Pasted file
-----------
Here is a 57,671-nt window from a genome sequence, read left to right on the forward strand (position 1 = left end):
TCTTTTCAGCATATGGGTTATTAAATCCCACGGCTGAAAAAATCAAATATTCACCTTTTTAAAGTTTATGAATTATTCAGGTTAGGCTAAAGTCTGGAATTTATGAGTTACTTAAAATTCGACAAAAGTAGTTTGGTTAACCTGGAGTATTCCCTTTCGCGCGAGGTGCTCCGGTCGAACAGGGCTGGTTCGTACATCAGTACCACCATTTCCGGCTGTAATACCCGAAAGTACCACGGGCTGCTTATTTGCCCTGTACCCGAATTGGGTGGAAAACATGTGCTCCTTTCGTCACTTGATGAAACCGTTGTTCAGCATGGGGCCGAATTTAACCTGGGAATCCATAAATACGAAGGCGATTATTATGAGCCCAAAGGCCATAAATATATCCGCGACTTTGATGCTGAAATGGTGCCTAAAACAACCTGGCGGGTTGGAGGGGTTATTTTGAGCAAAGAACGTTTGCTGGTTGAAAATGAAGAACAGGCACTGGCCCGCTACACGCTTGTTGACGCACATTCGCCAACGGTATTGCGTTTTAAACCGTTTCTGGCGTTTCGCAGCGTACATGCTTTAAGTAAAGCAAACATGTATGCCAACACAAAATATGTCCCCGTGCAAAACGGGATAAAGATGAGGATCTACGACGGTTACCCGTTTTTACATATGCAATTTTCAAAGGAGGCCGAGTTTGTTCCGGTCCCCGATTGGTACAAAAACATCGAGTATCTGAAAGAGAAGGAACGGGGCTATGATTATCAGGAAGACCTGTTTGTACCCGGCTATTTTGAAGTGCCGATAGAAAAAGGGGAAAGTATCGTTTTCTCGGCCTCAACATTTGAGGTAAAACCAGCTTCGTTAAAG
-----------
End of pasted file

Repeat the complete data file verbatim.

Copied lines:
Here is a 57,671-nt window from a genome sequence, read left to right on the forward strand (position 1 = left end):
TCTTTTCAGCATATGGGTTATTAAATCCCACGGCTGAAAAAATCAAATATTCACCTTTTTAAAGTTTATGAATTATTCAGGTTAGGCTAAAGTCTGGAATTTATGAGTTACTTAAAATTCGACAAAAGTAGTTTGGTTAACCTGGAGTATTCCCTTTCGCGCGAGGTGCTCCGGTCGAACAGGGCTGGTTCGTACATCAGTACCACCATTTCCGGCTGTAATACCCGAAAGTACCACGGGCTGCTTATTTGCCCTGTACCCGAATTGGGTGGAAAACATGTGCTCCTTTCGTCACTTGATGAAACCGTTGTTCAGCATGGGGCCGAATTTAACCTGGGAATCCATAAATACGAAGGCGATTATTATGAGCCCAAAGGCCATAAATATATCCGCGACTTTGATGCTGAAATGGTGCCTAAAACAACCTGGCGGGTTGGAGGGGTTATTTTGAGCAAAGAACGTTTGCTGGTTGAAAATGAAGAACAGGCACTGGCCCGCTACACGCTTGTTGACGCACATTCGCCAACGGTATTGCGTTTTAAACCGTTTCTGGCGTTTCGCAGCGTACATGCTTTAAGTAAAGCAAACATGTATGCCAACACAAAATATGTCCCCGTGCAAAACGGGATAAAGATGAGGATCTACGACGGTTACCCGTTTTTACATATGCAATTTTCAAAGGAGGCCGAGTTTGTTCCGGTCCCCGATTGGTACAAAAACATCGAGTATCTGAAAGAGAAGGAACGGGGCTATGATTATCAGGAAGACCTGTTTGTACCCGGCTATTTTGAAGTGCCGATAGAAAAAGGGGAAAGTATCGTTTTCTCGGCCTCAACATTTGAGGTAAAACCAGCTTCGTTAAAG